EGU23-1150, updated on 07 Jan 2024
EGU General Assembly 2023
© Author(s) 2024. This work is distributed under
the Creative Commons Attribution 4.0 License.

Transpiration response to atmospheric drying vs. to soil drying: underlying physical and physiological mechanisms and related plant traits

Tina Köhler1,2, Fabian Joscha Pascal Wankmüller1, Walid Sadok3, and Andrea Carminati1
Tina Köhler et al.
  • 1Physics of Soils and Terrestrial Ecosystems, Department of Environmental Systems Science, ETH Zurich, Zurich, Switzerland
  • 2Soil Physics, Bayreuth Center of Ecology and Environmental Research (BayCEER), University of Bayreuth, Bayreuth, Germany
  • 3Department of Agronomy and Plant Genetics, University of Minnesota, St. Paul, MN, United States

Plant water use during drought depends on atmospheric demand and soil water supply. Typically, transpiration response to drought is evaluated in two types of experiments: either exposure to a stepwise increase in vapor pressure deficit (VPD), or exposure to soil drying over the course of weeks. Surprisingly however, the extent of similarities and differences of the underlying mechanisms remains poorly documented. This hampers progress towards breeding for well-adapted crops targeting environments with high VPD, high risk of soil moisture deficit, or both. We present an extensive review of the two experimental approaches and use a soil-plant hydraulic model to simulate transpiration responses to both environmental drivers. Existing experimental results lead to contradicting results regarding the role of the plant hydraulic conductance for the transpiration response to atmospheric drying vs. to soil drying: a high plant hydraulic conductance triggers an earlier transpiration decline (i.e. in wetter soil conditions) during soil drying; but enables plants to sustain transpiration at high VPD. A hydraulic framework hypothesizing that transpiration responds to a decline in soil-plant conductance helps to explain the contradiction. At high VPD, water potential gradients mainly develop within the plant, and thus it is the plant hydraulic conductance that limits the water flow during atmospheric drying. During soil drying, the gradients develop in the soil, and thus the soil hydraulic conductivity controls the flow. The plant hydraulic conductance is expected to impact the plant’s sensitivity to the development of water potential gradients around the roots that occurs during soil drying. Thus, stomatal closure and hence transpiration response is related to a drop in hydraulic conductivities in both scenarios but the relevant hydraulic traits differ between the two environmental changes in a predictable way. Such a finding could better guide breeding efforts targeting adaptation to specific drought regimes.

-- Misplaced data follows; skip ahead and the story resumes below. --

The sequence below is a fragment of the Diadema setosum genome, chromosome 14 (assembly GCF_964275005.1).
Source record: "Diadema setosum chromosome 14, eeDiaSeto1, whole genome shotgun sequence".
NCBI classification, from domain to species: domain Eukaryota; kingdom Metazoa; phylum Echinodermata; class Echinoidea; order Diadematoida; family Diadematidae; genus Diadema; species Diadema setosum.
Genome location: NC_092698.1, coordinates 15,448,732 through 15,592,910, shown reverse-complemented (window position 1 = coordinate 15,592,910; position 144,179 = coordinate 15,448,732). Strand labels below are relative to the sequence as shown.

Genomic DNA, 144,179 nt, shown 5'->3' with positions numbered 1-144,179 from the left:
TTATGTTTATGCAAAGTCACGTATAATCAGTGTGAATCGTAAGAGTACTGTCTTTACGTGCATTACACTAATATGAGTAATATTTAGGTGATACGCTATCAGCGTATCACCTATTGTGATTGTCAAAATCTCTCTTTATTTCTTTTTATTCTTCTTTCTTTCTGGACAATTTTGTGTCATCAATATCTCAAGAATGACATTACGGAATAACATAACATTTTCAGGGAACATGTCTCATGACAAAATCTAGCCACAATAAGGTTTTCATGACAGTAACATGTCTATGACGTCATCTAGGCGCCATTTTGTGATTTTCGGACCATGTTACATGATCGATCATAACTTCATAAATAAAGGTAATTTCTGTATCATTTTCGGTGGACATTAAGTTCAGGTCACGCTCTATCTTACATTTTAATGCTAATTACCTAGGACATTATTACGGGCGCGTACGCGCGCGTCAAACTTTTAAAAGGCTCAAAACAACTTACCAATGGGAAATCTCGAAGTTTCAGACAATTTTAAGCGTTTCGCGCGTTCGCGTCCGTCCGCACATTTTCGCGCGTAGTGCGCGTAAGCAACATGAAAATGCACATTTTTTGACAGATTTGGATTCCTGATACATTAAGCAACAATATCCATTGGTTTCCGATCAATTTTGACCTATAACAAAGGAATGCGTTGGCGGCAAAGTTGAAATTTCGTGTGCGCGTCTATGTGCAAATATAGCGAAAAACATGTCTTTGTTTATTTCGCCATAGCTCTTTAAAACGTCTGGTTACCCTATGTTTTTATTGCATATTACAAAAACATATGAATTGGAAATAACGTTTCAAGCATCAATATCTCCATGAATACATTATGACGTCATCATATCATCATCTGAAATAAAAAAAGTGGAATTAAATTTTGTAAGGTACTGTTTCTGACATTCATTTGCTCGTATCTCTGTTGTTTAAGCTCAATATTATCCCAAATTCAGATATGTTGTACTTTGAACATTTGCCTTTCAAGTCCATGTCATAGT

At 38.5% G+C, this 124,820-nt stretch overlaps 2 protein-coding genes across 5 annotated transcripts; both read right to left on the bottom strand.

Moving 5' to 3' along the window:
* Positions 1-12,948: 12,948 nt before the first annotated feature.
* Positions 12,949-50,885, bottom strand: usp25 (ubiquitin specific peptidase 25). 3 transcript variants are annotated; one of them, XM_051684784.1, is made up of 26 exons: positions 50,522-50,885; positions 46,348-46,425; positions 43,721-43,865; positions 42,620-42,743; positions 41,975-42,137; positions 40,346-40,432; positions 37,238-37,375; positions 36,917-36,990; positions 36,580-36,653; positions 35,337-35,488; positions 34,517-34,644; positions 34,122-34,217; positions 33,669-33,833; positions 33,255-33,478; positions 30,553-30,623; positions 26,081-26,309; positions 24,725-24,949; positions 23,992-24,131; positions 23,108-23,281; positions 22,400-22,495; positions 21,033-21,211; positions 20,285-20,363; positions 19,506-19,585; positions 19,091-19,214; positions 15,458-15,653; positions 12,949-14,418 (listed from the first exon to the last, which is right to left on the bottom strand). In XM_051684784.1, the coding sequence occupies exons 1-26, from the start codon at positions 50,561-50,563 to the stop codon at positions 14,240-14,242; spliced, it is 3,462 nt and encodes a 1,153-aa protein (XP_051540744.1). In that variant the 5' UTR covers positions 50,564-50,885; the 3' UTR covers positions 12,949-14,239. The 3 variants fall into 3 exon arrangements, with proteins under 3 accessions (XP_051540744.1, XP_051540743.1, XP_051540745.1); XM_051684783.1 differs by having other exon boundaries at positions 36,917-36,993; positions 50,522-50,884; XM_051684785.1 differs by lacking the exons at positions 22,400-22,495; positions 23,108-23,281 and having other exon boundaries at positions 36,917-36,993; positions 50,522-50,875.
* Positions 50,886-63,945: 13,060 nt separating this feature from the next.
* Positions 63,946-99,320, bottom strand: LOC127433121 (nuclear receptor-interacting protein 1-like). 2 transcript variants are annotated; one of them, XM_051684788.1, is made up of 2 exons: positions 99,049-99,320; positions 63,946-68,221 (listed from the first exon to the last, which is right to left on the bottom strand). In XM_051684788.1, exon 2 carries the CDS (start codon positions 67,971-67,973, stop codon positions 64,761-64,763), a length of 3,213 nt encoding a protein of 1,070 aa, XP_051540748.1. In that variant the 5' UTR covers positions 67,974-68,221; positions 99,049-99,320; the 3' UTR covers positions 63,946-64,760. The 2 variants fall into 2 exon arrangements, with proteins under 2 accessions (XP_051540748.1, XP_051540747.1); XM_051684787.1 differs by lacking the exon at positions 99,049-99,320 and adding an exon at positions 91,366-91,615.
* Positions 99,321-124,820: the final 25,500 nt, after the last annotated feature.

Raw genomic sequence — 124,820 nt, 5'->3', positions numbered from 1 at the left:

How to cite: Köhler, T., Wankmüller, F. J. P., Sadok, W., and Carminati, A.: Transpiration response to atmospheric drying vs. to soil drying: underlying physical and physiological mechanisms and related plant traits, EGU General Assembly 2023, Vienna, Austria, 23–28 Apr 2023, EGU23-1150,, 2023.